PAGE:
TECTONIC INHERITANCE IN THE NORTH ATLANTIC: A CONSEQUENCE OF EPISODIC OROGENIC COLLAPSE?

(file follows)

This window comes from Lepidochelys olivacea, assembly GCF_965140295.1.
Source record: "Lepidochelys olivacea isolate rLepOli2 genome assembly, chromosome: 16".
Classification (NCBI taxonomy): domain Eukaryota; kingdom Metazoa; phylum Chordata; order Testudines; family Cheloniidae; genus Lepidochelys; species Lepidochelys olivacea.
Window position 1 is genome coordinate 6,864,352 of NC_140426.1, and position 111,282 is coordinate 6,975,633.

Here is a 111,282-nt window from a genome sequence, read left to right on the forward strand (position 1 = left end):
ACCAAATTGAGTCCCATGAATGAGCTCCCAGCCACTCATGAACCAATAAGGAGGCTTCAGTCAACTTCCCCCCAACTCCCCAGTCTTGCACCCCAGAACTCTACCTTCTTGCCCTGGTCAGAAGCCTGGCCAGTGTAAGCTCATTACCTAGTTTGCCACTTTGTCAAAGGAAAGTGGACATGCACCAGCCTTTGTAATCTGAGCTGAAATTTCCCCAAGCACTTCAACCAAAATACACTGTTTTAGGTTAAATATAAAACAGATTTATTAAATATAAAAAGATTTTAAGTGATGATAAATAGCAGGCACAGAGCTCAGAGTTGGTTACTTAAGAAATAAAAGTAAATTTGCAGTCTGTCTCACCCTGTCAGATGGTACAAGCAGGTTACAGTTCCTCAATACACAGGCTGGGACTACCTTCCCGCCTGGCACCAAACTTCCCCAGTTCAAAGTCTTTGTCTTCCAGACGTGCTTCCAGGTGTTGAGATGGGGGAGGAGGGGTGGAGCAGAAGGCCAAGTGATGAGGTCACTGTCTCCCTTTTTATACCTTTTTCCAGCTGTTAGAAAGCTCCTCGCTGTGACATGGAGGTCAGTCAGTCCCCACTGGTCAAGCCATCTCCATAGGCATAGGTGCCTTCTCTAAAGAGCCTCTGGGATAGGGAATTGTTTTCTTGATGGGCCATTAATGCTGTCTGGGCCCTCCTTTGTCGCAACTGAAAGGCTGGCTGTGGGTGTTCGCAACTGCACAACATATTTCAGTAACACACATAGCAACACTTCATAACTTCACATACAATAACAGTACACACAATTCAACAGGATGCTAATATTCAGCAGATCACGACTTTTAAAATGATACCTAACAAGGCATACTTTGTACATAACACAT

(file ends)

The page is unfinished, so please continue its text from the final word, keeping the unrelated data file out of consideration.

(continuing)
The spatial relationship between fracture zones of the North Atlantic and major structural boundaries in the Grenville and Appalachian orogens implies the dominant role of tectonic inheritance. Four observations, however, are inconsistent with mechanisms involving only ancient collisional events: 1) the structural fabric in the older orogens is parallel to the vector direction of transform motion and seafloor spreading; 2) the offshore trace of transforms is colinear with major crustal boundaries; 3) pre-existing faults are not reactivated inboard of the rifted continental margin; and 4) transform faults do not extend outboard from suture zones. Several lines of evidence suggest that rapid uplift and collapse are associated with terminal phases of the Grenville and Appalachian orogens. These observations indicate that crustal boundaries formed by collisional orogenesis were reactivated during orogenic collapse and are responsible for partitioning strain throughout the lithosphere and producing a pervasive fabric of aligned olivine crystals in the mantle. These heterogeneous zones of weakness in the mantle act as structural guides that remain tectonically active over long-time scales and indicate that tectonic processes in the continental crust can generate fabrics in the mantle lithosphere that are subsequently duplicated in the oceanic crust. The persistence of a zone of mantle anisotropy associated with orogenic collapse suggests that the structure of the modern North Atlantic Ocean was predetermined by tectonic processes in the Proterozoic.